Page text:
News Archive

Private View held by Richard Andrews

Last updated : 1st March 2000


Online artists, whose work is principally created and viewed on the internet, are eligible for a prize of $50,000 inaugurated by the San Francisco Museum of Modern Art. It will be awarded to "an artist or artists who have exhibited excellence in online art". Entries from any country must be submitted online to by 14th March. The winner will be announced on 11th May.

Photographs by Snowdon: A Retrospective is a selection from a 50 year portfolio, which admirably demonstrates that it is by no means restricted to the rich and famous. Snowdon's early work as a fashion photographer for Vogue and Vanity Fair included mould breaking shots of models posed on aircraft wings and piles of cars. London, his book published in 1958, was instrumental in creating the image of Swinging London. In fact his wedding to Princess Margaret in 1960, inspired design student Geoff Reeves to paint a pair of sunglasses with a Union Jack, thus starting one of the fads of the era. Later work includes pictorial essays on social problems, reflecting his involvement in charities. National Portrait Gallery until 4th June.

The Art Of Barbie is an exhibition of creations for the world's greatest, most perfect, and longest enduring supermodel. Fifty fans, including designers Jean Paul Gaultier and Alexander McQueen, (do you really think these boys should be playing with dolls?), artists Rachael Whiteread and Antony Gormley, and photographer David Bailey, present their visions for Barbie - and even a few for Ken. Proud Galleries, London WC2, 0171 839 4942, until 12th April.


All For Love is a selection of images from the Hulton Getty Picture Collection, which is perhaps the world's greatest library of illustrative material. Its cornerstone is the Picture Post collection, which is the embodiment of the art of photojournalism and features the work of many of its pioneers. This exhibition explores the concept of love in all its eclectic forms, from John and Yoko, through the film Casablanca, back to Melrose Abbey, where Robert the Bruce's heart is buried (not featured itself). Hulton Getty Picture Gallery until 25th March.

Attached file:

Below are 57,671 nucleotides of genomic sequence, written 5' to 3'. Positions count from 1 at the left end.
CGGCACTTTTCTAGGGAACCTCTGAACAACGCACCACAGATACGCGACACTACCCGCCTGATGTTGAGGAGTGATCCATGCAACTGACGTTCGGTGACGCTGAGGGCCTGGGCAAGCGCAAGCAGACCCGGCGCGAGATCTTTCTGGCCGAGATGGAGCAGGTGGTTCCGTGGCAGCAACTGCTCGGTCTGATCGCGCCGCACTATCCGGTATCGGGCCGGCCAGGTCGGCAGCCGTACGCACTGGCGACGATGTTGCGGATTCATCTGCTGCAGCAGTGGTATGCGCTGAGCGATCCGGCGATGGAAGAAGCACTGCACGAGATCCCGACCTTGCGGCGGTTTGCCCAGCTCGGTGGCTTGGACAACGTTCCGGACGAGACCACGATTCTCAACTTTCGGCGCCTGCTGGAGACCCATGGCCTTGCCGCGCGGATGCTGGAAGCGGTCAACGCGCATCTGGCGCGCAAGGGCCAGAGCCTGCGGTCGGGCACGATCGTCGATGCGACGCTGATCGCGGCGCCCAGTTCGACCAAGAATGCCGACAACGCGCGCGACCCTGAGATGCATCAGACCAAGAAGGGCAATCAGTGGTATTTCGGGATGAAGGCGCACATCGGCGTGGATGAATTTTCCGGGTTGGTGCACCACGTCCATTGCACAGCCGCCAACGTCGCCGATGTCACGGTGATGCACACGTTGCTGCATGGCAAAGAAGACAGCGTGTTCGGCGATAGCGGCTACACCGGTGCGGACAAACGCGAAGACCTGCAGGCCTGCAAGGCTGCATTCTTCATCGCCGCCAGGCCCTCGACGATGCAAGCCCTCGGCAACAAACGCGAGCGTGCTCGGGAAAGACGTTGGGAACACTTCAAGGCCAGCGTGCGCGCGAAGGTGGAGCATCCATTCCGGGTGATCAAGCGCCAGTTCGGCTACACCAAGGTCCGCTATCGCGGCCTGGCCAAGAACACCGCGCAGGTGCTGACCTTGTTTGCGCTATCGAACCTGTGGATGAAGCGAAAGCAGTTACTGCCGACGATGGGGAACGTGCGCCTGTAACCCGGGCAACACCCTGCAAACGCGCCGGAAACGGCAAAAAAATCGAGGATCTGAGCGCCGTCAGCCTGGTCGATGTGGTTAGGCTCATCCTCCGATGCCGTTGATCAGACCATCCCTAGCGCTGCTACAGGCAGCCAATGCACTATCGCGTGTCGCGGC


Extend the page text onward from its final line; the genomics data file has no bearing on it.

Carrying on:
Seeing Salvation: The Image of Christ explores how the figure of Christ has been represented in the western artistic tradition, and the language of Christian imagery. Through paintings, sculptures, coins and engravings, it examines different aspects of the visual identity of Christ, and the pictorial questions that artists have confronted as they made His image. Works range from the earliest known Crucifixion, a 5th century ivory relief, to Salvador Dali's controversial Christ of St John of the Cross, painted in 1951. Though Christianity is now "uncool", it remains the bedrock of western culture. This millennial exhibition asks what such images mean in today's faithless world. There is an accompanying television series beginning on 2nd April, presented by the director of the National Gallery, Neil MacGregor. National Gallery until 7th May.

Buckingham Palace The Ballroom is to be opened to the public for the first time this year as part of the Summer Opening of the State Rooms. 122 feet long and 60 feet wide, it has been at the centre of state entertaining since it was built for Queen Victoria, and opened in 1859 with a ball to celebrate the end of the Crimean War. Since 1954, 48 heads of state have been entertained there at state banquets. It is also used for investitures, and there will be an exhibition with examples of all the major honours awarded. The State Rooms contain many works of art from the Royal Collection. Buckingham Palace 6th August until 1st October.